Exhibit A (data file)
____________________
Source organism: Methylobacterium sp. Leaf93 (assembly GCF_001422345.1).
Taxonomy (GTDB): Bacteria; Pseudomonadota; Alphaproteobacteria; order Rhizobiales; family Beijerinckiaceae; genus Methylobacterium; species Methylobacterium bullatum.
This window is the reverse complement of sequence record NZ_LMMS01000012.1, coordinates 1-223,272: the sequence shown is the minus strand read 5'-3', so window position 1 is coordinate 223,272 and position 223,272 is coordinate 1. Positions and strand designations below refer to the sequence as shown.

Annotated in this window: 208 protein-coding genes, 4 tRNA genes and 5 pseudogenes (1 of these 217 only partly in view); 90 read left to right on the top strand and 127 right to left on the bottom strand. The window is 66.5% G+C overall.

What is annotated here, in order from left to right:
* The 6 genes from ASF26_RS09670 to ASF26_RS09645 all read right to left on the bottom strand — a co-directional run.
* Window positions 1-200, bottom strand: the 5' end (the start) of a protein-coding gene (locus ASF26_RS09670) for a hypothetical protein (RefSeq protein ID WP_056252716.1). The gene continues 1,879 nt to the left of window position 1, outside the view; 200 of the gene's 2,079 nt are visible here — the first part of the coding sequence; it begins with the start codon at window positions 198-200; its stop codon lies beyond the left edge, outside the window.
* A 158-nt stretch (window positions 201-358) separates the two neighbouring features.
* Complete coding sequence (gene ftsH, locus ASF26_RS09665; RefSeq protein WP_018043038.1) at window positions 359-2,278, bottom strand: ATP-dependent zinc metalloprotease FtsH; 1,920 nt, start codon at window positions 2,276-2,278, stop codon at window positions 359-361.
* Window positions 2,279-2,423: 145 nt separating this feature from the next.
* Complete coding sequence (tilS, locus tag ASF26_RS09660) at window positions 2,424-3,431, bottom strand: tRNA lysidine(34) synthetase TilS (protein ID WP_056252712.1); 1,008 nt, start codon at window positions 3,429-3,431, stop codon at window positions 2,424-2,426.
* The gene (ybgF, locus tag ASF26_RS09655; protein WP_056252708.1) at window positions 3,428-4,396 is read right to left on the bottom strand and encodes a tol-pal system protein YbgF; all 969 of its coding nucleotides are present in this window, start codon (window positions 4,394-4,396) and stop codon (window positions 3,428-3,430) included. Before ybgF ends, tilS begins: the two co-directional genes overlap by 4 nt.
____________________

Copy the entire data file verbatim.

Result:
Source organism: Methylobacterium sp. Leaf93 (assembly GCF_001422345.1).
Taxonomy (GTDB): Bacteria; Pseudomonadota; Alphaproteobacteria; order Rhizobiales; family Beijerinckiaceae; genus Methylobacterium; species Methylobacterium bullatum.
This window is the reverse complement of sequence record NZ_LMMS01000012.1, coordinates 1-223,272: the sequence shown is the minus strand read 5'-3', so window position 1 is coordinate 223,272 and position 223,272 is coordinate 1. Positions and strand designations below refer to the sequence as shown.

Annotated in this window: 208 protein-coding genes, 4 tRNA genes and 5 pseudogenes (1 of these 217 only partly in view); 90 read left to right on the top strand and 127 right to left on the bottom strand. The window is 66.5% G+C overall.

What is annotated here, in order from left to right:
* The 6 genes from ASF26_RS09670 to ASF26_RS09645 all read right to left on the bottom strand — a co-directional run.
* Window positions 1-200, bottom strand: the 5' end (the start) of a protein-coding gene (locus ASF26_RS09670) for a hypothetical protein (RefSeq protein ID WP_056252716.1). The gene continues 1,879 nt to the left of window position 1, outside the view; 200 of the gene's 2,079 nt are visible here — the first part of the coding sequence; it begins with the start codon at window positions 198-200; its stop codon lies beyond the left edge, outside the window.
* A 158-nt stretch (window positions 201-358) separates the two neighbouring features.
* Complete coding sequence (gene ftsH, locus ASF26_RS09665; RefSeq protein WP_018043038.1) at window positions 359-2,278, bottom strand: ATP-dependent zinc metalloprotease FtsH; 1,920 nt, start codon at window positions 2,276-2,278, stop codon at window positions 359-361.
* Window positions 2,279-2,423: 145 nt separating this feature from the next.
* Complete coding sequence (tilS, locus tag ASF26_RS09660) at window positions 2,424-3,431, bottom strand: tRNA lysidine(34) synthetase TilS (protein ID WP_056252712.1); 1,008 nt, start codon at window positions 3,429-3,431, stop codon at window positions 2,424-2,426.
* The gene (ybgF, locus tag ASF26_RS09655; protein WP_056252708.1) at window positions 3,428-4,396 is read right to left on the bottom strand and encodes a tol-pal system protein YbgF; all 969 of its coding nucleotides are present in this window, start codon (window positions 4,394-4,396) and stop codon (window positions 3,428-3,430) included. Before ybgF ends, tilS begins: the two co-directional genes overlap by 4 nt.